She went upstairs and pulled her journal out of its spot on her bookshelf and began to write an entry. She still wasn’t sure what to make of the meeting in the cemetery, and she hadn’t fully decided whether she would join this group or not. She wasn’t even sure she really believed in God or evil, but she was at least willing to think about it. What if everything she’d heard tonight were true? What if she really were needed to fight? What would happen if she decided not to fight? What would that mean to Kevin? What would it mean to the others? There were just so many questions, and not nearly enough answers.

She heard the clicking of nails on the hardwood floors and looked up to see Bones softly padding into her room. The big German shepherd was a legacy from her dad. They had spent many an hour together consoling one another after her father’s death. Kate looked at his steel grey muzzle. He was getting so old. Her dad had named him Bones because when he was just a puppy, he’d dug up a fossil on the backyard his first day. Kate had been a newborn then.

“What are you doing in here, boy?” Kate asked. The dog’s ears perked in her direction and he whimpered as he crossed the room to lay his head on her lap. She leaned down to kiss the top of his head and he licked her cheek. She wrapped her arms around his neck and gave him a hug. His tail wagged happily. “Bones, you know you’re not supposed to be inside. What are you doing in here?”

Kate’s mom poked her head inside the room, “Oh, there you are, Bones. Come on, you know you can’t be upstairs.”

Bones looked over at Kate’s mother and then back up at Kate, as if silently pleading for her not to make him go. “Aww, Mom, can’t you let him stay just this once?”

“No, he can’t stay up here. He sprays, and that smell is impossible to get out. I only let him in because it’s really getting too cold for him to sleep outside. He’s got arthritis in his joints and the doctor says the cold only makes it worse,” her mom said, taking hold of Bones’ collar and leading the reluctant canine to the door.

Bones whined and tucked his tail between his legs, clearly not willing to cooperate. Kate felt so guilty watching the scene play out, but she knew her Mom was right. Bones couldn’t help it, he was all boy and he wanted everyone around him to know it. That was fine outside but inside it just didn’t work. She decided that after she finished her writing she would go downstairs and keep Bones company for a while. She hadn’t spent much time with him lately, and she knew he missed her.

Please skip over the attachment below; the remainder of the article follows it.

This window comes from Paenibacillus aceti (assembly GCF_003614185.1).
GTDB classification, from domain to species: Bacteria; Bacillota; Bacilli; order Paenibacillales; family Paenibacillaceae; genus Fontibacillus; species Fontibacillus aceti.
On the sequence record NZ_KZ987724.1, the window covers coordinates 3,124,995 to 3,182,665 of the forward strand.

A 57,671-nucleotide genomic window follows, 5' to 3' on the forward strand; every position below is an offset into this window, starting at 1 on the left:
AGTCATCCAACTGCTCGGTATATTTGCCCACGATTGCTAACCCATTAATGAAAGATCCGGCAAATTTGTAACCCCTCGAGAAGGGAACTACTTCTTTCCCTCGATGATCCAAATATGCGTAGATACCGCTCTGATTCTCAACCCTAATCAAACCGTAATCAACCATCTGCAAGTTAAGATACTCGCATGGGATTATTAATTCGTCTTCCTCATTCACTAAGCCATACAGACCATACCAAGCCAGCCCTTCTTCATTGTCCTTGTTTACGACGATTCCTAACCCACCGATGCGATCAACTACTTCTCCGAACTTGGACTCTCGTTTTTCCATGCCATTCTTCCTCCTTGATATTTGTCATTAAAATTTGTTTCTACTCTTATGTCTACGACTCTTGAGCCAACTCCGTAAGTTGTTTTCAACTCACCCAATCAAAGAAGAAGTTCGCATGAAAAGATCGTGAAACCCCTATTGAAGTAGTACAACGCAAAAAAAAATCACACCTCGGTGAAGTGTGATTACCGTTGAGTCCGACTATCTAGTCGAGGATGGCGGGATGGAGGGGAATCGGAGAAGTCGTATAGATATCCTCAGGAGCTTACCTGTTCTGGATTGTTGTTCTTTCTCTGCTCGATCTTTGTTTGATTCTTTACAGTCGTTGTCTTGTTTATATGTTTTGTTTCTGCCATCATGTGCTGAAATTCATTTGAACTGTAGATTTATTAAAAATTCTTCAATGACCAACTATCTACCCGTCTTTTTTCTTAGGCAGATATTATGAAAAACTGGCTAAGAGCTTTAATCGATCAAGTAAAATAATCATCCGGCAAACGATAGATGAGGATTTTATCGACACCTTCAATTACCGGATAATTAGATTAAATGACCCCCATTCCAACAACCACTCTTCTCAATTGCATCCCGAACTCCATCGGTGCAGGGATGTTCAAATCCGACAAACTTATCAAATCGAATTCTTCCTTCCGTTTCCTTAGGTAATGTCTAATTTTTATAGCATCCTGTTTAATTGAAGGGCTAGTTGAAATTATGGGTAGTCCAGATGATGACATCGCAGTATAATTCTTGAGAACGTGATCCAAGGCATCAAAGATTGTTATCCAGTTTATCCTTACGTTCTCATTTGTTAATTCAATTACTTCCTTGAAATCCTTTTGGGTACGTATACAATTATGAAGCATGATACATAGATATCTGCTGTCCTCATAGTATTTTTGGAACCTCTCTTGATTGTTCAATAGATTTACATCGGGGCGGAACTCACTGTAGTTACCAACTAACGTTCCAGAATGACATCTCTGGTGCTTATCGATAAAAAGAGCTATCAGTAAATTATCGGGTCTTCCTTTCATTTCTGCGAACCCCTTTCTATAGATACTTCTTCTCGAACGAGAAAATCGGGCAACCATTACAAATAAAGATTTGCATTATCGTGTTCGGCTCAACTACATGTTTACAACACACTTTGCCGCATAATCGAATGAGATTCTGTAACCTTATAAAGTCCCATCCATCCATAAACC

She spent another 15 minutes writing, then tucked her journal neatly back into her bookshelf. She was glad that she didn’t have to worry about her mom reading that journal, or she’d have a lot of explaining to do. She took a bath and put on some warm pajamas. Already the temperatures in the house were dropping alongside the chill of the winds blowing outside.

She crept downstairs, the slippers on her feet silencing her movements. The twins weren’t paying attention anyway, they were too busy playing Halo Reach to notice. She crept past them and into the kitchen, sneaking a snack from the pantry before heading downstairs.

Bones wagged his tail at the sight of her but he couldn’t get very far. Her mom had tied his leash to the work bench so he couldn’t escape again. She went and sat down on the stool beside Bones and petted his soft fur.

He reached over and licked her face again. “Ugh, Bones, your breath stinks! What have you been into?” Kate asked as she ruffled his fur.

A doggie grin stretched over his face as if he knew exactly what she was saying to him and had no intention of giving up his secret. She laughed at the thought of Bones as a spy. “You’d make a great addition to the Warriors of Light, Bones. I don’t think they’d ever be able to get secrets out of you”.